Mortgage Fee Suit Against JPM May Proceed: Judge
The U.S. government did not wait too long to charge UBS and other mortgage underwriters with misleading investors in the run-up to the mortgage meltdown, a U.S. appeals court ruled Friday.April 8
JPMorgan Chase (JPM) must defend itself against allegations that it charged millions of dollars in improper fees to mortgage borrowers who were in default, a federal judge has ruled.
Thursday's ruling by Judge Yvonne Gonzalez Rogers of the U.S. District Court in Oakland, Calif., means borrowers may proceed with a lawsuit that accuses JPMorgan of inflating fees for inspections, brokers' estimates and other so-called property preservation services. Vendors hired by JPMorgan's servicer performed the services.
The decision follows rulings in April by Rogers that allowed similar lawsuits against Wells Fargo (WFC) and Citigroup (NYSE:C) to proceed.
The homeowners, who live in California, Tennessee and Oregon, say they are suing JPMorgan Chase on behalf of hundreds of thousands of borrowers who have had a mortgage serviced by the company since May 2011.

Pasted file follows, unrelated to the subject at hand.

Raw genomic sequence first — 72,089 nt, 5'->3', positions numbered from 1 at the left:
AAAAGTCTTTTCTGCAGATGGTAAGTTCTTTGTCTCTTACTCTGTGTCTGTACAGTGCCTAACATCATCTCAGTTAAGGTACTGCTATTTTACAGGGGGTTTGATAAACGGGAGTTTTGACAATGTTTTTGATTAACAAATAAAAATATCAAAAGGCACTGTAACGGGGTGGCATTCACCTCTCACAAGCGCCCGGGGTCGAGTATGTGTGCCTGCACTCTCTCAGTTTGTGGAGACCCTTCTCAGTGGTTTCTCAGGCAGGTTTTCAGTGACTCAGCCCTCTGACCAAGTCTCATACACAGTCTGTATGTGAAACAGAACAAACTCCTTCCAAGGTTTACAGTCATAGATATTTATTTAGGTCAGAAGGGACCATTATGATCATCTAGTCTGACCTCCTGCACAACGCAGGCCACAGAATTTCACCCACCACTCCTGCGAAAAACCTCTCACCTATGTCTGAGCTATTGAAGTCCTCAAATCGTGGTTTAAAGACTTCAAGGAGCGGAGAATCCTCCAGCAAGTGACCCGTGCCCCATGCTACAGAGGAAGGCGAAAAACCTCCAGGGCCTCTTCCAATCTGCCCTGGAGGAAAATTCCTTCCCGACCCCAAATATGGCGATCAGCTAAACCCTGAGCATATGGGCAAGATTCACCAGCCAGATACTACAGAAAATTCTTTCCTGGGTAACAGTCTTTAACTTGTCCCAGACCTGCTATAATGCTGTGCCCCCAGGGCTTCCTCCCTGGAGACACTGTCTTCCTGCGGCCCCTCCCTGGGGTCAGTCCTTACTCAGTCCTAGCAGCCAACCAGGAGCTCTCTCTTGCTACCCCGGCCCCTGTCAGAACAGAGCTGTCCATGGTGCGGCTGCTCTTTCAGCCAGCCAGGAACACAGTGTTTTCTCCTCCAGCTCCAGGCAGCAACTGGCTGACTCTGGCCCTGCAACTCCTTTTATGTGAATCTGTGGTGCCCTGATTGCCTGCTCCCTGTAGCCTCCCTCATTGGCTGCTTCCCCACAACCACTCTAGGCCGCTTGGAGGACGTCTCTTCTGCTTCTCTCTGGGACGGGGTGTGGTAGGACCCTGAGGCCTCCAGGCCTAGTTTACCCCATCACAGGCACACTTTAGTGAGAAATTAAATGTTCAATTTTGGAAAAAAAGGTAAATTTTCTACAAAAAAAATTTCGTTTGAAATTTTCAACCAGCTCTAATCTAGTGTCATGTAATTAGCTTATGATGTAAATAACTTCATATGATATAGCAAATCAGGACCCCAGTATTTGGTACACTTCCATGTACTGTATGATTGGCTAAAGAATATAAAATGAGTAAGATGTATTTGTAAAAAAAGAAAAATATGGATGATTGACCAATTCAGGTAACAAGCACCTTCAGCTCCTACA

The borrowers, who sued JPMorgan Chase last year, charge that the allegedly marked-up fees violated state and federal law, forced them deeper into debt, damaged their credit scores and had the potential to add hundreds or thousands of dollars to their loans.
JPMorgan Chase sought to dismiss the lawsuit, contending it was preempted by an April 2011 settlement with the Office of the Comptroller of the Currency that required the company and seven other servicers to fix problems with their foreclosure processing.
Rogers disagreed although she narrowed some of the charges.
"First, the deficiencies and unsafe or unsound practices identified by the OCC were primarily, if not entirely, devoted to foreclosures," Rogers wrote in an opinion issued Thursday. "The consent order did not require remediation to borrowers for financial injuries outside the scope of the review."
According to the borrowers, loan paperwork issued by JPMorgan Chase failed to inform borrowers that JPMorgan Chase could allegedly profit from default-related services. As of Dec. 2010, JPMorgan Chase allegedly charged borrowers between $95 and $125 for so-called broker's price opinions that allegedly cost the bank $50 or less, the lawsuit charged.
Mark Pifko, a lawyer for the borrowers, said in an email the ruling "marks the first step in the effort to hold the defendants accountable for the conduct alleged in our complaint."
"The fee paid by homeowners for broker price opinions go directly to the third party vendor, with no payment to Chase," Amy Bonitatibus, a spokeswoman for JPMorgan Chase, said of the ruling, which was first reported by Reuters.